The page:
Dutch heavy hitters The Last Element have committed themselves to create a modern sound, derived from the rawest and most organic point of rock music, combined with the explosive sound of some of the most well-known names in modern rock. Formed in 2016, the quintet comes from Amsterdam and have tried to mold their music, partially in the spirit of Bring Me The Horizon, Breaking Benjamin and Normandie. Although they have yet to properly release an album, The Last Element have already amassed a large following of dedicated fans, with over half-a-million streams on their Spotify page in less than three years.
They have currently amped up their aural output with the new single “Forgot About The Sun,” which is part of an intention to release a run of individual songs before a proper recoding is dropped at some point in the future. “Forgot About The Sun” was preceded by the spring release of “My Own Hell”; expect more new music from the emerging act in the coming weeks and months. To offer you a proper introduction to this exciting young group, we spoke with guitarist Noah Grim about “Forgot About The Sun” and both the band and Noah’s favourite gear, including the Kemper Profiler amp which he uses in close conjunction with his PRS guitar.
What is the particular type of gear that you use to obtain your “signature” sound? Noah Grim: I use a Kemper Profiler and a PRS of which I don’t actually know the exact model, (laughs). I guess I’m off to a bad start already, but the exact model doesn’t really matter that much to me. I know the guitar looks and sounds sick and those are the important parts to me. Also, it has been modified with a coil-split function, so I guess it’s a unique piece now! Now, this might sound cliché, but I do really believe that a big part of a “signature” sound comes from the way you play. I have a particular way of holding my pick and hitting the strings, which gives me a sound I really like for our style of music. As far as picks go, it differs per guitar part, but I tend to go for the Dunlop Hetfield Black Fang .94 mm. I feel that it compliments my playing style very well and gets the sound I’m looking for most of the time.
Time to have a listen to The Last Element’s banging new single “Forgot About The Sun:”
Now you and Nick Polman share guitar duties for The Last Element. How do you decide who does what when it comes to writing a song? Grim: At this point in time Nick doesn’t actually write for The Last Element. Nick takes care of all the artwork and that too consumes a lot of hours because he’s so meticulous about it. So we do divide all the labour. I share writing duties with Jan Bijlsma Bass (our bass player and mixing engineer) and Jasper Roelofsen (our singer). We all write both independently and together. Jan and I usually both write full demos of songs with programmed drums, synths etc... and then try to see if we can improve each other’s parts and Jasper writes basically all his vocals and lyrics.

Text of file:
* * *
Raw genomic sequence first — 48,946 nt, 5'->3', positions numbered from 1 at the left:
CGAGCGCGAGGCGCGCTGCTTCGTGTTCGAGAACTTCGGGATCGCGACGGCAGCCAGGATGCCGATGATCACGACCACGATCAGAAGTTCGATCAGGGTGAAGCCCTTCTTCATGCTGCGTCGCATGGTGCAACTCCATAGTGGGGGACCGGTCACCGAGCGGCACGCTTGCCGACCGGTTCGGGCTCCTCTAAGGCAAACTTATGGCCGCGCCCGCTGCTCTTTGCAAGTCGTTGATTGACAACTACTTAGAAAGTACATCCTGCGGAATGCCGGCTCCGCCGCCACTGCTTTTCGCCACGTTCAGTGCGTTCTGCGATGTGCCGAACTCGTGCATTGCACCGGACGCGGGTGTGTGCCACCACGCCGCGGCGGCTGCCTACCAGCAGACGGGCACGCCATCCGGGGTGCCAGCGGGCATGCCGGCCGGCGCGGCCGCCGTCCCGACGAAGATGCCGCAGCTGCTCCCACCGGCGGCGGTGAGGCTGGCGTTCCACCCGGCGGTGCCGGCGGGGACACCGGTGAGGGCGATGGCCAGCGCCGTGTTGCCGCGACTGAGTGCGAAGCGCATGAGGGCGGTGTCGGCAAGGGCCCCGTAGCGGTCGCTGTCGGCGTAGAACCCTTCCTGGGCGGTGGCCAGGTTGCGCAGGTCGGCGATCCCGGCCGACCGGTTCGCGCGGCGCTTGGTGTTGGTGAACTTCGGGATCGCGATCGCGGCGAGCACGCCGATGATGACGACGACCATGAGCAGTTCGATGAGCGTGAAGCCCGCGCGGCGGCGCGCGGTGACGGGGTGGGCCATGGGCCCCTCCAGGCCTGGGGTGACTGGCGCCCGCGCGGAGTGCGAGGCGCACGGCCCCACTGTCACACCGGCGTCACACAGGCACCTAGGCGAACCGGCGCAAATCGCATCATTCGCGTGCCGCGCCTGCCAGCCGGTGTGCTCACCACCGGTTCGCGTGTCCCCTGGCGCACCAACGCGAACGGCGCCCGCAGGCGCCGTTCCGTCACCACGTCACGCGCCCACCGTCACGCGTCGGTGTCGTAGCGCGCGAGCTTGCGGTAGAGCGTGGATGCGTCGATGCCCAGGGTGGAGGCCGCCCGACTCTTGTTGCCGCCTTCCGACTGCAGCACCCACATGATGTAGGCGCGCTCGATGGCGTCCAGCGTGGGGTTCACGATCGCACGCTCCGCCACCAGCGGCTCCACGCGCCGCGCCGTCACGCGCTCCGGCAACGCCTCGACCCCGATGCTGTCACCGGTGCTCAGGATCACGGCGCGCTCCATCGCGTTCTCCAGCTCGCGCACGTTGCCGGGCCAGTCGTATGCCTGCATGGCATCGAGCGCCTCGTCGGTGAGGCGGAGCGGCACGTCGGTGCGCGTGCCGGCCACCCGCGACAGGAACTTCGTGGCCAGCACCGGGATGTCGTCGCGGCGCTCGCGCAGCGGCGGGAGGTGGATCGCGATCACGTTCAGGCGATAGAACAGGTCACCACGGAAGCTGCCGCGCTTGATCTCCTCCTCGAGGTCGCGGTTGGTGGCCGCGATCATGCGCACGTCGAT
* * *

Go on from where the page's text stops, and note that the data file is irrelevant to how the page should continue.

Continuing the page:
You have a recently released new song titled “Forgot About The Sun,” in addition to the spring release “My Own Hell.” Should we take these as a sign that an EP or an album are coming soon from The Last Element? Grim: For now, we’re focusing on doing a more steady, ongoing release of singles. Our next single, “Damaged,” is coming up very soon, which we are very excited for. It’s quite a bit heavier than “Forgot About The Sun” and really hits hard from the first riff. I would love if anyone reading this would check it out! If you follow us on Spotify you’ll be immediately notified when it drops. Also, always feel free to let us know what you think on our socials. Any and all feedback is appreciated! We feel that the single-by-single approach is maybe a bit more contemporary. We would also like our first album or EP to drop hard! So gaining a bit of following first seemed like the right decision to us.
Thanks to some exclusive pics, get a feel for the band live, and Noah Grim’s gear:
How was your Kemper Profiler used in the writing and recording of “Forgot About The Sun?” Grim: Jan actually wrote most of “Forgot About The Sun!” As far as recording, the Kemper makes my life so much easier. I have a main output and a direct output going to my interface which then goes directly into my laptop so I can record my “amp” sound and a DI at the same time. There are no microphones involved. It’s really the simplest recording chain possible! More interesting might be how I used the Kemper for our upcoming single “Damaged.” The guitars on that song have a very particular sound I created in the Kemper. There’s a lower octave mixed in and I used a somewhat odd EQ trick to make the sound more “snappy” and aggressive. That combined with the coil-split on my PRS got the exact sound I was looking for when writing “Damaged.” In that song, I use a low A-string that I wanted to sound massive, but clear at the same time, and that tone got the job done!